How Accurate Are GMAT Practice Tests?

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In a perfect world, every GMAT test-taker wants to reach their target score on a practice test before going in and taking the real thing. It's an admirable goal, and sometimes it's achievable.

There are some drawbacks, though. I've described a few of them before in an article on practice tests in general. They aren't the best use of your study time, especially once you've taken more than one or two of them. The other criticism I mentioned is that they aren't that reliable.

We can separate all of the practice tests on the market into four categories:

  • GMAT Prep practice tests (2), available from
  • Tests from Manhattan GMAT, Princeton Review, and Kaplan
  • Adaptive tests from all other sources
  • Non-adaptive (paper) tests.
The last two of these categories are so worthless that I'm not going to discuss them further. If you're using them, you are almost certainly wasting your time.

As I mentioned in that earlier article, the best tests out there are the ones distributed by the test-maker itself. For the most part, they are the most reliable for the same reason that the Official Guides are the best books to use to prepare for the test: the makers of the test made these resources. If that isn't enough to convince you to use them, I'm not sure I'm going to make much headway with you.

To be more specific, the accuracy and reliability of a test rests on two factors:

  1. The realism of the adaptive algorithm
  2. The realism of the practice questions

Apart from some general characteristics the test-maker has shared, the adaptive algorithm is a closely-held secret. Try as they might, Kaplan and the other test-prep companies are unlikely to come very close to designing a practice test that approximates the real experience. In fact, their best efforts aren't (in my opinion, anyway) anywhere close.

Because of that, easy questions are hard questions are going to "cluster" more on those practice tests than they do on the real thing. It's hard to describe this in detail, but the experience you get taking a commercial practice test and the experience of the real GMAT is very, very different.

The other consideration is the nature of the practice questions. This is another hobby horse of mine; I've written about it, as well. Again, the commercial test-prep companies try to create accurate, realistic test items, but in large part they are unsuccessful. Even if they are exactly right 90% of the time, that leaves 3 or 4 questions per section that don't ring true. That's bad practice, and it leads to an inaccurate score.

What about the scores?

Before we start talking about the different types of practice tests, a note is in order. As I wrote in this article, how you score on any given day is at least a little bit random. Your mood, the quality of your sleep, the exact questions you're given; all of those things influence the precise score you get. Someone who gets a 650 on Tuesday may well get a 690 on Wednesday, and not because they stayed up all Tuesday night cramming.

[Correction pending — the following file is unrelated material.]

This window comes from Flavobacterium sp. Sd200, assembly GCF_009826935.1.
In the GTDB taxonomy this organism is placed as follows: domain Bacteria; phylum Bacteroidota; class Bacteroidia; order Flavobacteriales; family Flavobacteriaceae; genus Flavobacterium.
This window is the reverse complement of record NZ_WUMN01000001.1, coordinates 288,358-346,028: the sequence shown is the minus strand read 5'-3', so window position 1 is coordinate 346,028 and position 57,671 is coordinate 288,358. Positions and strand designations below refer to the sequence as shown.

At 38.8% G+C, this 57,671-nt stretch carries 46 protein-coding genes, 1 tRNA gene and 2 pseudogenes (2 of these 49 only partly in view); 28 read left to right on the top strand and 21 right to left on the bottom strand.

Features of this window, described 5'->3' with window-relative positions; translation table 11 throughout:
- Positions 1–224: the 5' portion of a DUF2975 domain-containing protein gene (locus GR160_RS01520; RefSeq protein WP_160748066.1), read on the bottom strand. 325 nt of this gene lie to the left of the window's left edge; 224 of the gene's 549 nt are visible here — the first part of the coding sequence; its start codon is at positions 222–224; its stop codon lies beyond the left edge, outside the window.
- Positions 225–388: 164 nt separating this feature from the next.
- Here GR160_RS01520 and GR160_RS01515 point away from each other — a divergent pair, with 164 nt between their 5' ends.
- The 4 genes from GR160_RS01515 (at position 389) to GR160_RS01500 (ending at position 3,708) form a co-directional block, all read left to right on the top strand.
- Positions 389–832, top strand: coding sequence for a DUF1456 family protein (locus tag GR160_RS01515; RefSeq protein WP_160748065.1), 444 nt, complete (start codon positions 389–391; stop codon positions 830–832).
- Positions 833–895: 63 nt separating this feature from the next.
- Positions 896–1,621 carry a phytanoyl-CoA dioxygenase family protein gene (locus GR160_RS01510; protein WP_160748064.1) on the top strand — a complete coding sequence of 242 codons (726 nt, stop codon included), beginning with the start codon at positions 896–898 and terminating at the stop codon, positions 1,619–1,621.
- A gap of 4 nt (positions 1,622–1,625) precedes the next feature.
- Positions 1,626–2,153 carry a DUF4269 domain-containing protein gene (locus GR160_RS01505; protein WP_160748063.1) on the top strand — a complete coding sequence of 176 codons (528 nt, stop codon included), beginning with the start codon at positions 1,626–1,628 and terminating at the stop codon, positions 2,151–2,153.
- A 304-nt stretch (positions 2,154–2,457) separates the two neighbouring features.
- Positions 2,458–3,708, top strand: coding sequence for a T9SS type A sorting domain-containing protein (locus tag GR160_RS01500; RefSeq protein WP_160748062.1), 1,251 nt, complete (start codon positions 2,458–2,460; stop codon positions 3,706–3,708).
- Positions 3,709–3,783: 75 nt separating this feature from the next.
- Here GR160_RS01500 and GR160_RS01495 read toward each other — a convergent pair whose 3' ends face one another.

So, accept the fact that any test, no matter how accurate, is going to have a substantial margin of error. Let's say that margin is +/- 40 points. In other words, if you got a 600 last weekend, that could mean anything from a 560 to a 640, and that's without taking into account the quality of the practice test you used.

The GMAT Prep tests are by far the most accurate. They are nearly as accurate as the real thing except, perhaps, on the high end. While a 550 GMAT Prep score is reliable, I might not get quite so excited about a 750. It's impressive, yes, but your likelihood of replicating that under test conditions is much lower than it would be for the 550 scorer.

If you're using commercial tests, such as those from Kaplan, Princeton Review, or Manhattan GMAT, I have bad news. Because of the flaws in their practice questions and the adaptive algorithms, the margin of error is probably more like 80-100 points. I've heard of many experiences where students repeatedly get 680s, then get a 580 on test day. Or, believe it or not, the other way around.

The moral of the story is...

To repeat myself: you don't need to take a lot of practice tests. If you haven't taken any so far, plan on taking the GMAT Prep tests and nothing else. Most of all, don't take 8 or 10 tests just because you have them and you think you have nothing better to do.

If you have already taken commercial tests, use this article as a guideline for evaluating your progress. As you can tell, the tests themselves are very unreliable for that purpose; stick with the best practice tests you can, and spend the majority of your time doing and reviewing quality practice questions.



About the author: Jeff Sackmann has written many GMAT preparation books, including the popular Total GMAT Math, Total GMAT Verbal, and GMAT 111. He has also created explanations for problems in The Official Guide, as well as 1,800 practice GMAT math questions.

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